“From the Cradle to the Grave: Mining the Ed Coffin Collection” showcases 28 of the more than 2,500 photographs Ed Coffin collected throughout his lifetime. There are many themes to explore in the Coffin collection, but two that stand out as crowd pleasers are ship launches and ship wrecks. The "birth" and "death" of ships have long held the public's fascination. Most of Maine's Midcoast towns have been involved in building boats, ships and schooners. Watching the culmination of a year or more of construction and investment has been a spectacle not to be missed. On the flipside, the wreck of a ship evokes entirely different feelings, but the pull to see the tragic scene and to learn the grim story can be just as strong.

In “Scaling Up: The Canoa da Picada Plan Goes Full-Size,” João Bentes has recreated a workspace to traditionally loft, or scale up from a paper plan to a full size work plan, the “Canoa da Picada,” a Portuguese Sailing Sardine Carrier, in sections. Break the Anchor, a Portuguese nonprofit, is building the “Canoa da Picada” in collaboration with The Apprenticeshop in Rockland. After construction, launch, and sea trials, the vessel will cross the Atlantic through the Azores, landing on Portuguese shores to establish a seamanship and boatbuilding apprentice-based school in Portugal using the vessel as an itinerant workshop.

There will be several special events, speakers and workshops related to the season’s exhibits. On June 22 and 23, Knot Your Ordinary Weekend will feature demonstrations, vendors, speakers and special hands-on activities. Visitors will discover all about knots and their uses in maritime Maine. Attendees of the Where in the World? event on July 20 will enjoy unique activities related to the season’s exhibit, including trivia, a scavenger hunt and speakers. There will be family programming on Wednesdays during the summer that will include crafts, games and special staff-led interactive tours of exhibits. Throughout the season there will be speakers and workshops that will include a wide variety of interests, from how to paint water, to extreme weather in Penobscot Bay and beyond.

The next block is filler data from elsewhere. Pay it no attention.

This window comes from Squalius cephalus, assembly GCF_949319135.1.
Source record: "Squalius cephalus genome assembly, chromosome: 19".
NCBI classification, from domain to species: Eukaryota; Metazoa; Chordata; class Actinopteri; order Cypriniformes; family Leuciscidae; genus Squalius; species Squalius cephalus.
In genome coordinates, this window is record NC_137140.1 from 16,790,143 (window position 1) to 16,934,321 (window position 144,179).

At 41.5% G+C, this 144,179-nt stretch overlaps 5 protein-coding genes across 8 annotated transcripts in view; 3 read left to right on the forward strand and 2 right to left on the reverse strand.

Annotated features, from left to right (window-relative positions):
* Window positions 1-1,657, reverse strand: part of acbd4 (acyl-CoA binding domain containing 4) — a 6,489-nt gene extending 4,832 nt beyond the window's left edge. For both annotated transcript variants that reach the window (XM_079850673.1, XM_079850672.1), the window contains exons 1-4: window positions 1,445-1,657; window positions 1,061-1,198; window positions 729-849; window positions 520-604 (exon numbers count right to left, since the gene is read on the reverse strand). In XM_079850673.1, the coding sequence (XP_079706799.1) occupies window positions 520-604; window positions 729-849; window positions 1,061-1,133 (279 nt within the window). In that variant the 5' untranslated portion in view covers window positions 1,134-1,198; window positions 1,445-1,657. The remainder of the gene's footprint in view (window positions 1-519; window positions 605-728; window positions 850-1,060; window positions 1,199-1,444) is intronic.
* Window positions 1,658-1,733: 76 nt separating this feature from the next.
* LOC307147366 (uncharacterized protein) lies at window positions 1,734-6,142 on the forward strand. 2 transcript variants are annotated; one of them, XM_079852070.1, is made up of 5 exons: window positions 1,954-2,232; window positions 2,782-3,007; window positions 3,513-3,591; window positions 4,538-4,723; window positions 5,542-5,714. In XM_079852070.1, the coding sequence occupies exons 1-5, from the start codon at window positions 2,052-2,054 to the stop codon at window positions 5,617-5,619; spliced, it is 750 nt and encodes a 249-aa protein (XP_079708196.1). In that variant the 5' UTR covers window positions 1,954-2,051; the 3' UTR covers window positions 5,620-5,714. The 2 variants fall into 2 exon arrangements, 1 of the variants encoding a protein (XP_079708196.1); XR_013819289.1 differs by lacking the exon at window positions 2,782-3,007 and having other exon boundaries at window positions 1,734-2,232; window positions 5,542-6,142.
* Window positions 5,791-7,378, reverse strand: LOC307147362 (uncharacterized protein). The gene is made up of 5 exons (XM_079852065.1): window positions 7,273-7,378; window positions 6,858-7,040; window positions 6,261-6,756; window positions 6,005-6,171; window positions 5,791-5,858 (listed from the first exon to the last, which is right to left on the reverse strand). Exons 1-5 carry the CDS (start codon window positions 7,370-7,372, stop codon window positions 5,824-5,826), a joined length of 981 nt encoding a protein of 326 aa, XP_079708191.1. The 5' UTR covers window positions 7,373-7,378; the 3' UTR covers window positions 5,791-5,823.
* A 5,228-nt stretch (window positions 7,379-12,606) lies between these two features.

Penobscot Marine Museum’s campus of historic buildings houses a variety of exhibits and artifacts including marine art, objects from the China trade, an immense small watercraft collection, historic tools from Maine industries, and an extensive archive of photography and historic records. 2019 exhibits open for the season on May 25 and remain open through October 20. For more information, please visit penobscotmarinemuseum.org.

Courier Publications’ A&E Editor Christine Dunkle can be reached at (207) 594-4401, ext. 108; or arts@villagesoup.com.

Comments (0)
If you wish to comment, please login.